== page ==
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Why men say they've had more lifetime sexual partners than women

Men in a new survey reported an average of 14 partners over their lifetime while women reported seven.

Image: Shutterstock/Africa Studio

THE DISPARITY BETWEEN the number of sexual partners reported by men and women can largely be explained by a tendency in men to report extreme numbers and estimate rather than count their total, according to a new study.

The research, published in the Journal of Sex Research, found that together with gender differences in attitudes towards casual sex, this explains the gender gap found in many sex surveys.

Dr Kirstin Mitchell of the University of Glasgow and colleagues analysed the responses of over 15,000 men and women aged between 16 and 74 in the third National Survey of Sexual Attitudes.

The study sought to better understand why men always report more opposite sex partners on average than women, even though the average number should be about the same. Men in the survey reported an average of 14 partners over their lifetime while women reported seven.

Individuals who reported very high numbers of partners naturally skewed the average and this effect was stronger for men than for women. Men and women at the top end reported 110 and 50 or more partners respectively. Excluding these men and women reduced the overall average and began to close the gender gap.

The gap was further reduced when the participants’ accounting strategy was taken into consideration. Men were more likely than women to estimate rather than count sexual partners. For example, among those reporting between five and nine partners, 24% of men estimated compared with 15% of women.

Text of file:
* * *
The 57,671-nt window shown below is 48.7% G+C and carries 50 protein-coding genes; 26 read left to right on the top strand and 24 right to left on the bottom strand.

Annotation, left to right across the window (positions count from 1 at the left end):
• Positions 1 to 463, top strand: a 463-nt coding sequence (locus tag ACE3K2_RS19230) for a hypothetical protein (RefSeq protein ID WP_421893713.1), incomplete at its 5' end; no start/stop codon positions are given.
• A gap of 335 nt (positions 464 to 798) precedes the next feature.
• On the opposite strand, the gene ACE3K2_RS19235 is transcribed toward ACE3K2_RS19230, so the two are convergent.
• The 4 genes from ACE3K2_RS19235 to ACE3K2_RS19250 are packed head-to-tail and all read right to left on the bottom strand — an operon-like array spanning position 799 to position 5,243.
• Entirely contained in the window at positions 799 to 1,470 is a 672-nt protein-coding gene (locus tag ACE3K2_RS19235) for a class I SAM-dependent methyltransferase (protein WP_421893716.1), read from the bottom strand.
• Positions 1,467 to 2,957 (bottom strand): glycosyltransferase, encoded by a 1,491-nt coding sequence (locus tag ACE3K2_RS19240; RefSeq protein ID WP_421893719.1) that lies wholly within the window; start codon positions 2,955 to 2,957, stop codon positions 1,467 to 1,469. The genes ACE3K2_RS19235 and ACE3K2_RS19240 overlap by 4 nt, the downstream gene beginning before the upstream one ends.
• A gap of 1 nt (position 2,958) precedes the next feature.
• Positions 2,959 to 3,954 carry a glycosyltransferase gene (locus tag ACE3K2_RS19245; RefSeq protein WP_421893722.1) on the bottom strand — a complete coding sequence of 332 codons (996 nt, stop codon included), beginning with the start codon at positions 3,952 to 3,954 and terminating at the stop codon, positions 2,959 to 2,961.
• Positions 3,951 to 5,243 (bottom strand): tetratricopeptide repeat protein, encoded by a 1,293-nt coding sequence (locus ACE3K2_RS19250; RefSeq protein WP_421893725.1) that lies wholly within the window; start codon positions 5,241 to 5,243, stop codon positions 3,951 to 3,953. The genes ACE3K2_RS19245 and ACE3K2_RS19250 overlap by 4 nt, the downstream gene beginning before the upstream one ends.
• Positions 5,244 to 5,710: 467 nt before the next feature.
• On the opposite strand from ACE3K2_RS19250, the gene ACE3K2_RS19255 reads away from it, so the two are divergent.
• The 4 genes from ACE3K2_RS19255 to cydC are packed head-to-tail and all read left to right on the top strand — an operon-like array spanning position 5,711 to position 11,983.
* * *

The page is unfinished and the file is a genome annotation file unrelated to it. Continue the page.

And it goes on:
According to the research, sexual attitudes also had an impact on reporting, with women generally being more conservative in their attitudes than men. They were less likely to view one-night stands as ‘not wrong at all’ (9% versus 18%) and more likely to view a married person having sex with someone other than their partner as ‘always wrong’ (65% versus 57%). Adjusting figures to take these attitudes into account narrowed the gender gap even further.

Dr Mitchell said accurate reporting of sexual partners is crucial for many reasons, including assessing individual risk of sexually transmitted infections and estimating the rate of transmission.

“Most existing studies of reporting bias are limited to students or high-risk populations, or are conducted as ‘laboratory’ settings, so they don’t show how members of the public respond in a ‘real-life’ survey. To our knowledge, our study is the first attempt to look at all the key types of explanation for the gender discrepancy within the same large and representative sample.”

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